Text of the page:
Due to the realities of being human under the curse of sin, all of us suffer -- for many reasons beyond illness. Yet when we, or those we love, may be afflicted by disease and are near the point of death, like Hezikiah, we weep bitterly and plead with God to extend life. This is not wrong. But to demand healing based on our own personal goodness, is contrary to the model given us by Jesus. He lived a sinless life, but God did not answer his request for deliverance.

Sometimes, God grants healing and extends life. Other times He does not. This is one of the most challenging tests of faith. Trusting in God's sovereign will. We know that suffering, sickness and disease can come for various reasons, and it is dangerous to try and understand these reasons or declare their purpose with certainty from our time-limited, earth-bound, human perspective. Romans 11:34 says "Who has known the mind of the Lord, and who has been his counsellor?"

As Christians, we understand that in death we go to be with the Lord. John Trapp suggests, “...why should a saint be fond of life, or afraid of death, since to him it is as his father’s horse, to carry him to his father’s house?” The sting has been removed by Christ and so can we agree with the apostle Paul,  "to live is Christ and to die is gain"?

In the same context (Philippians 1), Paul addresses his suffering as he was in chains in prison. He could have boasted about his good life, and demanded God intervene, but he acknowledges that what was happening to him actually served to advance the gospel (v.12) and instill confidence in other believers (v.14). His testimony was this:

"I eagerly expect and hope that I will in no way be ashamed, but will have sufficient courage so that now as always Christ will be exalted in my body, whether by life or by death." (v. 20)

His final charge to the Christians at Philippi, and to us, is this:

Whatever happens, conduct yourselves in a manner worthy of the gospel of Christ. 

I have lived through many suffering days, and walked at length through the valley of the shadow of death. It was, sadly, often as a result of my own human failings, or the failings of others, and rarely due to suffering for the gospel of Christ. This blog is filled with a decade of my struggle, musing, frustration, lessons and poetry on this very subject. Too often, my response to difficulty was not worthy of the gospel. I did fear evil, I did stumble and fall. This was not a small matter, my extended time of living "in the far country" in my heart and attitude, where I wept bitterly and turned my face repeatedly to the wall and pleaded for God to save me, rescue me, transform my circumstances, deliver me.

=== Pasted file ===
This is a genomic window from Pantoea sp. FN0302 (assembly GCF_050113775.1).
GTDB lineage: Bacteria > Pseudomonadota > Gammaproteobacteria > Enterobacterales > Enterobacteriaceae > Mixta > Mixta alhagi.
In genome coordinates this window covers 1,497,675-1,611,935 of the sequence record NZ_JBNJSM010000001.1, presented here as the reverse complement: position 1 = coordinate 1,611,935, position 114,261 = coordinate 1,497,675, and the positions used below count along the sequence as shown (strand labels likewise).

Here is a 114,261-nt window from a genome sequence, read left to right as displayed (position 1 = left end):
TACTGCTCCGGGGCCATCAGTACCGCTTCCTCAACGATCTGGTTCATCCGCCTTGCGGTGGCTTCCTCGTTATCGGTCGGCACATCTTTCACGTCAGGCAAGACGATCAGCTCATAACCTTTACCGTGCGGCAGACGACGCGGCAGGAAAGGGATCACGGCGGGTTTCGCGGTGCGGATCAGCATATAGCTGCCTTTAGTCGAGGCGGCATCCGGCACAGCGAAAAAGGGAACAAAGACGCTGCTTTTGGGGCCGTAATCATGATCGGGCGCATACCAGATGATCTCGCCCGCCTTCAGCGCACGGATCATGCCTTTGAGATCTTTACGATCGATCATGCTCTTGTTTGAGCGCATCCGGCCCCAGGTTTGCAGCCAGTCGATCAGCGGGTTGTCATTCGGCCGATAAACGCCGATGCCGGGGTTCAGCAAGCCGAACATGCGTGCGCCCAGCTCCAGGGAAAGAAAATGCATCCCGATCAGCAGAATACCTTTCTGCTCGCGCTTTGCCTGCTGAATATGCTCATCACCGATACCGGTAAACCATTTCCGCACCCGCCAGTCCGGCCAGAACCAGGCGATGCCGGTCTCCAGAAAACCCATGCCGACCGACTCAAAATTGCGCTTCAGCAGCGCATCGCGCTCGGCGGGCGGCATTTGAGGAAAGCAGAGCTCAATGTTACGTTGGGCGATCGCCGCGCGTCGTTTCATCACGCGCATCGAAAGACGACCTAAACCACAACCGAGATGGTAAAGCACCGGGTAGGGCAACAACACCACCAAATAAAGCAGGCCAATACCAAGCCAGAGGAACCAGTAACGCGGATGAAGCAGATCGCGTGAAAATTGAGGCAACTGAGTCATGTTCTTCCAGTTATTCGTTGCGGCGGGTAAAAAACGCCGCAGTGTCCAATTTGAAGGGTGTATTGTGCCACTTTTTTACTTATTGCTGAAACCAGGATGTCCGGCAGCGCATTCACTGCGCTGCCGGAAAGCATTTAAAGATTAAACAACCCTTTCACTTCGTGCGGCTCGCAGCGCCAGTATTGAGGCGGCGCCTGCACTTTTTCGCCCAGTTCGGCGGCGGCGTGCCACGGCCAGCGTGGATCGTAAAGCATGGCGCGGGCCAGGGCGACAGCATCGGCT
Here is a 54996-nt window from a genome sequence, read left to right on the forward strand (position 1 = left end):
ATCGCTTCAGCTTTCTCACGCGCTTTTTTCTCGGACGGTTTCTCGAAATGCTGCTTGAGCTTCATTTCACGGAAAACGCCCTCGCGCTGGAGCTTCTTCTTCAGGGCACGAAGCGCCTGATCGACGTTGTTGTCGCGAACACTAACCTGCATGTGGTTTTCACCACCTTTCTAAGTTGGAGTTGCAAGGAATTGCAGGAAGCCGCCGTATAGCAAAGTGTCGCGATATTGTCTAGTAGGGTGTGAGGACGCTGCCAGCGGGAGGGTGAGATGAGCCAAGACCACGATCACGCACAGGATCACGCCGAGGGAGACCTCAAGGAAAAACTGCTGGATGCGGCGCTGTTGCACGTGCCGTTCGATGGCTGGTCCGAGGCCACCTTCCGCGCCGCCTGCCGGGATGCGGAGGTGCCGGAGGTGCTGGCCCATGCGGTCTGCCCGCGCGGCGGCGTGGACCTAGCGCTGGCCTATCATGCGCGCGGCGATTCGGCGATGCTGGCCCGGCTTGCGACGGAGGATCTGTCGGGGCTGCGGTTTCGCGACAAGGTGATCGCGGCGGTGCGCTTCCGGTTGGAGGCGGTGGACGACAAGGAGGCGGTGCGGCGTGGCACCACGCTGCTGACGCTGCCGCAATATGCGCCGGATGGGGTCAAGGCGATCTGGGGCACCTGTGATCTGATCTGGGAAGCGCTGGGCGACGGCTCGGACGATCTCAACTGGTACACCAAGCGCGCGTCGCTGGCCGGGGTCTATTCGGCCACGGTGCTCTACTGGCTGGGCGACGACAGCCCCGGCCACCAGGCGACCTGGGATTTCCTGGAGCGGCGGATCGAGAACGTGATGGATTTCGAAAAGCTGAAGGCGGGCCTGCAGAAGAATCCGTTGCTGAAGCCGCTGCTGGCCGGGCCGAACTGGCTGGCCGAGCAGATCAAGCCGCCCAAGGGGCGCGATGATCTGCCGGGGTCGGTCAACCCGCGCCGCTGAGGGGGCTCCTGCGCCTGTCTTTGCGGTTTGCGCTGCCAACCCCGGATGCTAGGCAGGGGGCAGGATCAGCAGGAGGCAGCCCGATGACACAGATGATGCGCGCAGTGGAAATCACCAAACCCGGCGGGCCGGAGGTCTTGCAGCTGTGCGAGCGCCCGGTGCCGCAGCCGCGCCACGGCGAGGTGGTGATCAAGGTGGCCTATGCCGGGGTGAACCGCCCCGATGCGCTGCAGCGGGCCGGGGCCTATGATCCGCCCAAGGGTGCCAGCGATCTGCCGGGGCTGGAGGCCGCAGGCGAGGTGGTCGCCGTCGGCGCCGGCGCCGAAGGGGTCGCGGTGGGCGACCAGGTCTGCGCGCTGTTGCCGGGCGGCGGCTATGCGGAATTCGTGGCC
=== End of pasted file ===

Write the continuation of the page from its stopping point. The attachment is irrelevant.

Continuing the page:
But God... but God... in his mercy, continued the good work he had begun in me (Philippians 1:6), despite my rebellion and disobedience, regardless of my good works, out of his infinite riches and unsearchable judgment, he showed mercy. He continues the process of redemption begun at the cross in Christ, and the shaping and sanctifying continues to happen over time as I seek after the Lord and respond to his refining fire.

I can echo with Hezekiah what God did for me: It has caused me to walk more humbly because of the anguish of my soul. My spirit finds life in Him, the one who restored me to health and let me live. "Surely it was for my benefit that I suffered such anguish." In God's love he kept me from the pit of destruction and put all my sins behind His back. And like the Psalmist, he has given me beauty for ashes, the garment of praise in place of a spirit of heaviness. He has turned my mourning into dancing.

So, how should we then live while we continue to walk and suffer on this broken earth in this fragile bodies, these jars of clay?
When I look to myself, I grieve. When I look to the Lord, I receive.
In very practical ways, each day I must dwell in his presence, soak in his word, and speak the truth of God's promises over my heart. His mercies are new every morning. Great is his faithfulness! We do not have to fear evil (persecution, death, disease, suffering) because the Lord is with us. He is our shepherd, we will not lack. He makes us rest in lush pastures, leads us beside still water, restores our soul, leads us into right living for his name's sake. We do not have to fear evil because he is with us, his rod and staff comfort us, he prepares a table for us, anoints us with healing oil, fills our cup to overflowing. Goodness and mercy follow us while we live and when we finally die, we will live eternally in the house of our Lord forever (Psalm 23).


Dear Heavenly Father, 
Thy will be done, on earth, in me, for your name's sake and for your glory. By your mercy and love, grant me sufficient courage so that now as always Christ will be exalted in my body, whether by life or by death. Amen